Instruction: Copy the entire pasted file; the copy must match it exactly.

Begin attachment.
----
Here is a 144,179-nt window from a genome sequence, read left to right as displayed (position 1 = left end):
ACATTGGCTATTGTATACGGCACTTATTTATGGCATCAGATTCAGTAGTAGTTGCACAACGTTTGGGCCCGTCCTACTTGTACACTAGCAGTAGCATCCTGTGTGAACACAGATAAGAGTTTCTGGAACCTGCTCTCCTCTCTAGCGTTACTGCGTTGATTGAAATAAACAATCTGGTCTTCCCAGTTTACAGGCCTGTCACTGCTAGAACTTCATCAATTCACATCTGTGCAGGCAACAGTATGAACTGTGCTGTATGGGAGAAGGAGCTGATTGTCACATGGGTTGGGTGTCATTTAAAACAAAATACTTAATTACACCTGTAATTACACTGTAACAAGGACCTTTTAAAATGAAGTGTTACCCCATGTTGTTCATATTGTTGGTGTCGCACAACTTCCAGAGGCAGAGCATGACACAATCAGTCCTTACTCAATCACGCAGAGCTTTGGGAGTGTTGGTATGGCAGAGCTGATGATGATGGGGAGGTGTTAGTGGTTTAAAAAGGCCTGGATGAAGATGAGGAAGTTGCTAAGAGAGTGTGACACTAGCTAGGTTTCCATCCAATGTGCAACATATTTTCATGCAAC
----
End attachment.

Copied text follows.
Here is a 144,179-nt window from a genome sequence, read left to right as displayed (position 1 = left end):
ACATTGGCTATTGTATACGGCACTTATTTATGGCATCAGATTCAGTAGTAGTTGCACAACGTTTGGGCCCGTCCTACTTGTACACTAGCAGTAGCATCCTGTGTGAACACAGATAAGAGTTTCTGGAACCTGCTCTCCTCTCTAGCGTTACTGCGTTGATTGAAATAAACAATCTGGTCTTCCCAGTTTACAGGCCTGTCACTGCTAGAACTTCATCAATTCACATCTGTGCAGGCAACAGTATGAACTGTGCTGTATGGGAGAAGGAGCTGATTGTCACATGGGTTGGGTGTCATTTAAAACAAAATACTTAATTACACCTGTAATTACACTGTAACAAGGACCTTTTAAAATGAAGTGTTACCCCATGTTGTTCATATTGTTGGTGTCGCACAACTTCCAGAGGCAGAGCATGACACAATCAGTCCTTACTCAATCACGCAGAGCTTTGGGAGTGTTGGTATGGCAGAGCTGATGATGATGGGGAGGTGTTAGTGGTTTAAAAAGGCCTGGATGAAGATGAGGAAGTTGCTAAGAGAGTGTGACACTAGCTAGGTTTCCATCCAATGTGCAACATATTTTCATGCAAC